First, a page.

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Derrick Bell is perhaps best known for the principled stand he took at Harvard in 1990 when he quit his tenured position on the law-school faculty to protest the school's failure to grant tenure to a black woman. Now a visiting professor at New York Law School, Bell is still deeply interested in issues of race relations and has chosen to explore the subject fictionally in Afrolantica Legacies. In a nutshell, the story goes like this: a mysterious land mass suddenly appears in the Atlantic Ocean, a fabulous island on which only black people can survive. American blacks set sail to the island to begin a new life, only to see it sink again before they can reach the shore. On the return trip to America, the passengers draw up a list of principles called the Afrolantica Legacies, defining how they want to reposition themselves in American society.
The stories Bell tells to illustrate his points are narrated by Geneva Crenshaw, a character he has used in earlier fiction. Racism, government conspiracies against blacks, and Jewish-black relations are the subjects here, and heroes of African American history such as Marcus Garvey, Thurgood Marshall, and Nat Turner all make appearances. Depending on which side of the black/white divide you happen to stand, Bell's take on race relations in America will either seem right on the money or very grim indeed.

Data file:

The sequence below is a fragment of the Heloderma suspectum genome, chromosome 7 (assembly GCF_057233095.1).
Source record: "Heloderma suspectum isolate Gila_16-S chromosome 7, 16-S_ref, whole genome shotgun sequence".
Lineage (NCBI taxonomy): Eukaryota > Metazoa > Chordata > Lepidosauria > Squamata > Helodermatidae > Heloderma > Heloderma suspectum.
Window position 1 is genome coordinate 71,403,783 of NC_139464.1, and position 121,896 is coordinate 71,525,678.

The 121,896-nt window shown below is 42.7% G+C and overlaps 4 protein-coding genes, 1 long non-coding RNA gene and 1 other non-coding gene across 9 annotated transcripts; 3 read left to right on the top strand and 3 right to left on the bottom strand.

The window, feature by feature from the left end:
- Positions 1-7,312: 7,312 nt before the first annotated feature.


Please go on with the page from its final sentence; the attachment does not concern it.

With shades of his previous book, Bell (Gospel Choirs, LJ 5/1/96) continues with his odd mixture of parables and political essays. In this sequel, he pairs fictional sidekick Geneva Crenshaw with President Clinton, who was influenced by her to make a speech at an event called "Racial Liberation Day," with a message to white Americans. Putting himself into the book as a character, Bell moves on to explain the legacy of "Afrolantica," a "promised land" for African Americans that sank to the bottom of the ocean. At this point, he borders on the absurd, using too much levity, as when he has contact with a supernatural being who descends to Earth in a parachute. Bell then gets serious as he debates one of his colleagues on black-Jewish relations and offers a critique on black academics. With his unconventional style, he nevertheless delivers powerful commentary on the issues of the day. Recommended for African American collections and those scholars seeking a challenge to their sensibilities.?Ann Burns, "Library Journal"
Copyright 1998 Reed Business Information, Inc.